loretta lynn, the daughter of a Kentucky coal miner whose outspoken songs about life and love as a woman in Appalachia lifted her out of poverty and made her a country music mainstay, has died, her consultant confirmed to CBS News on Tuesday. She was 90.
in a statement posted on Lynn’s website, her family said she died Tuesday at her home in Hurricane Mills, Tennessee.
“Our precious mother, Loretta Lynn, passed away peacefully this morning, October 4, in her sleep at her beloved ranch in Hurricane Mills,” the family said. They asked for privacy as they mourn and said a memorial will be announced later.
Before launching her career in the early 1960s, Lynn already had four children.
“She rocked them to sleep, and that’s where ‘Doo’ found out she could sing,” Lynn, referring to her husband, told “CBS Sunday Morning” correspondent Mo Rocca in an interview. “He would sneak into the house and I would sing ‘White Christmas,’ and there would be two or three more that he would sing.”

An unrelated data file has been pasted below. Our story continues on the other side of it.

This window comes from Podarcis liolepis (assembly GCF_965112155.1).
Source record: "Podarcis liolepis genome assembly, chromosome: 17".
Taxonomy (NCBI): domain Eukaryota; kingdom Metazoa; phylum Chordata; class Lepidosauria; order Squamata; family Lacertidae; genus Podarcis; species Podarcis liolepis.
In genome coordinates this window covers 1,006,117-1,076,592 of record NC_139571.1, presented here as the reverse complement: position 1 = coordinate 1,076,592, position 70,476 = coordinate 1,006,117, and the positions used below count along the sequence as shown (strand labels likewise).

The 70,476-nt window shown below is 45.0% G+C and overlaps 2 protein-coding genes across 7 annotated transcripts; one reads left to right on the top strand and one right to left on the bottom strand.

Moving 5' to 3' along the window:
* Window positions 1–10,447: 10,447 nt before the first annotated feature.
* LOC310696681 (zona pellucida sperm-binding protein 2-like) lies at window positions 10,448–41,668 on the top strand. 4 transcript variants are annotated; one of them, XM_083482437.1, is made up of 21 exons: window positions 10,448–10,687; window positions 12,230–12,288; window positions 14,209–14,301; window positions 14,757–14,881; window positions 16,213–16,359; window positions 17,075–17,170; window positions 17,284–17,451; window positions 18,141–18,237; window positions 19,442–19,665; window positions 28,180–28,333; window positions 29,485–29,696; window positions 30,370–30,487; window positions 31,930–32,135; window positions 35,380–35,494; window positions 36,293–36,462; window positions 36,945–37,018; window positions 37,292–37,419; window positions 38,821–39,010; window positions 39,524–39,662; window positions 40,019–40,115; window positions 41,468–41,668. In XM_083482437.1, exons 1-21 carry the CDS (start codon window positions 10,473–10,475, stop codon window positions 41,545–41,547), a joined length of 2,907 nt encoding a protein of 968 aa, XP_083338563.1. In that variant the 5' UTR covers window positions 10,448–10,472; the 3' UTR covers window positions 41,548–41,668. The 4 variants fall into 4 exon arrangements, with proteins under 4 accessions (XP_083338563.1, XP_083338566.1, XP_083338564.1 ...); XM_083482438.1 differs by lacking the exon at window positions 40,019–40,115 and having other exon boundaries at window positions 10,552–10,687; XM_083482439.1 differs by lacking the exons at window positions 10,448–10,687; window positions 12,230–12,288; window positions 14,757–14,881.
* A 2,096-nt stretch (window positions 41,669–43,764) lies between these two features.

His songs reflected his pride in his rural Kentucky background.
As a songwriter, she created a defiantly tough female persona, in contrast to the stereotypical image of most female country singers. The Country Music Hall of Famer fearlessly wrote about sex and love, cheating husbands, divorce and birth control and sometimes got in trouble with radio programmers for material that even rock artists once shied away.
His biggest hits came in the 1960s and ’70s, including “Coal Miner’s Daughter”, “You Ain’t Woman Enough”, “The Pill”, “Don’t Come Home a Drinkin’ (With Lovin’ on Your Mind) , “Rated X” and “You’re Looking at Country.” She was known for appearing in floor-length gowns with elaborate embroidery or beading, many created by her personal assistant and designer Tim Cobb.
His honesty and his unique place in country music were rewarded. She was the first woman named Entertainer of the Year at both of the genre’s top award shows, first by the Country Music Association in 1972 and then by the Academy of Country Music three years later.